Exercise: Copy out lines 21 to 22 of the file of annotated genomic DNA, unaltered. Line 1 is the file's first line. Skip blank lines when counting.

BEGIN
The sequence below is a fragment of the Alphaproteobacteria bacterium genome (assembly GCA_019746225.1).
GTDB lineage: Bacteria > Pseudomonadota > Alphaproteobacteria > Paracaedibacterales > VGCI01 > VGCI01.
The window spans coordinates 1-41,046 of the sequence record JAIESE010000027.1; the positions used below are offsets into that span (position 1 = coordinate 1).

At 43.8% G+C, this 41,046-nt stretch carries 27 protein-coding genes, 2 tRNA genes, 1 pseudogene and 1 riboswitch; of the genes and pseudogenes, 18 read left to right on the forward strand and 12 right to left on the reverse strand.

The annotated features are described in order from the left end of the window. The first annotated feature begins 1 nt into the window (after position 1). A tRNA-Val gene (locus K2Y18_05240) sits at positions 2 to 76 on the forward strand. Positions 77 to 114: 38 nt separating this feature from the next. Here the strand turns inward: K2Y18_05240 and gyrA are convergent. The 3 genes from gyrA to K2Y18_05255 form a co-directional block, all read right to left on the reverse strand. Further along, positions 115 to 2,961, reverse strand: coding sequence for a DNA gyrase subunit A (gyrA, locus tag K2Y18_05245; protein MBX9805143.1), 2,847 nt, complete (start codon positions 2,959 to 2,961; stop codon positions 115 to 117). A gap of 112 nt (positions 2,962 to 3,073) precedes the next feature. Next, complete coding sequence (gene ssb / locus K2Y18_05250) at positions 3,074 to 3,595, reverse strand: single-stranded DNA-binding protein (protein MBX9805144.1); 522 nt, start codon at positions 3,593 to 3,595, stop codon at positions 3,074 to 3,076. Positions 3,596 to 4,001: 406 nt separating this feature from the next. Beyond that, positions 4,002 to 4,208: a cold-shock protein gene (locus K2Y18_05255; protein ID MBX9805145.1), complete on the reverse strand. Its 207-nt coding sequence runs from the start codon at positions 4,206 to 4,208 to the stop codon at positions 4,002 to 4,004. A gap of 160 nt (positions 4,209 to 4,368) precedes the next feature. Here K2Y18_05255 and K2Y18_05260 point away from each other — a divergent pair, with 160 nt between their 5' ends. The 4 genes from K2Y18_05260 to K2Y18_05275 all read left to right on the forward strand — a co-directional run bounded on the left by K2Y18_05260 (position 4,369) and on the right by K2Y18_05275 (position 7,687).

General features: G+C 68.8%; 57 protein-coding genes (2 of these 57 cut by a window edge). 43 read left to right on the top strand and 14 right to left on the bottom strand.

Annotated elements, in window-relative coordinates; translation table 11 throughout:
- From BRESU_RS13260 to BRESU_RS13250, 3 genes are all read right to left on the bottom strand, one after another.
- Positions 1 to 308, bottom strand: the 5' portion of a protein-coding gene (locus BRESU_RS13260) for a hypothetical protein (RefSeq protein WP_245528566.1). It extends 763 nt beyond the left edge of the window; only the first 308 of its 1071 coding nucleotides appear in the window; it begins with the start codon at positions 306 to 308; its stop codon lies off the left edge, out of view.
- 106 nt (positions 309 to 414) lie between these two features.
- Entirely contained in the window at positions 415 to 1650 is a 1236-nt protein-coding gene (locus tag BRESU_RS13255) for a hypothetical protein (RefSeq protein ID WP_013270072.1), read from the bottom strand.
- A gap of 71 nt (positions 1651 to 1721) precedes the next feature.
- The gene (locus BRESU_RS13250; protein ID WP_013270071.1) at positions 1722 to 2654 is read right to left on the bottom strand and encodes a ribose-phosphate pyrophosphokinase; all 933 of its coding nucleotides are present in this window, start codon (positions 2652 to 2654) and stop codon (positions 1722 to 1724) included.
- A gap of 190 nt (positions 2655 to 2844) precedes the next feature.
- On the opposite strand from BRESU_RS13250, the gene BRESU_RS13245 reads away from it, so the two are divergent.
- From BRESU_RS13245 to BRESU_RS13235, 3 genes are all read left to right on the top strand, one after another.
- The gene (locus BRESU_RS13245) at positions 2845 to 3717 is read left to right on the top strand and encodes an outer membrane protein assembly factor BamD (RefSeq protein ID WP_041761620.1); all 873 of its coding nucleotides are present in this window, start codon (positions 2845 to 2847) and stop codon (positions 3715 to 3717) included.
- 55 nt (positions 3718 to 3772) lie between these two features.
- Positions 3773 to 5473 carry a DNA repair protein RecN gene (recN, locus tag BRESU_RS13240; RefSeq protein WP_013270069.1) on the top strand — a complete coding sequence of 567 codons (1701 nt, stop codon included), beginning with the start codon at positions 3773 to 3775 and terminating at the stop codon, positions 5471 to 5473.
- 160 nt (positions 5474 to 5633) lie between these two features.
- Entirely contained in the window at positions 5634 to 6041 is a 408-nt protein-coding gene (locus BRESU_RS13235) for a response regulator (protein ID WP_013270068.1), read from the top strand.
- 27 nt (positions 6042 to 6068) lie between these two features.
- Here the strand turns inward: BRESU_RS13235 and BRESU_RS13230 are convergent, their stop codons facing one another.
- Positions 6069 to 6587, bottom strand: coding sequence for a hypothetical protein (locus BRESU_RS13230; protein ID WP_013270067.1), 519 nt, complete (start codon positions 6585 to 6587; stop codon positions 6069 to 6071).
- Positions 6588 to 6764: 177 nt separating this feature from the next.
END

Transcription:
- Entirely contained in the window at positions 5634 to 6041 is a 408-nt protein-coding gene (locus BRESU_RS13235) for a response regulator (protein ID WP_013270068.1), read from the top strand.
- 27 nt (positions 6042 to 6068) lie between these two features.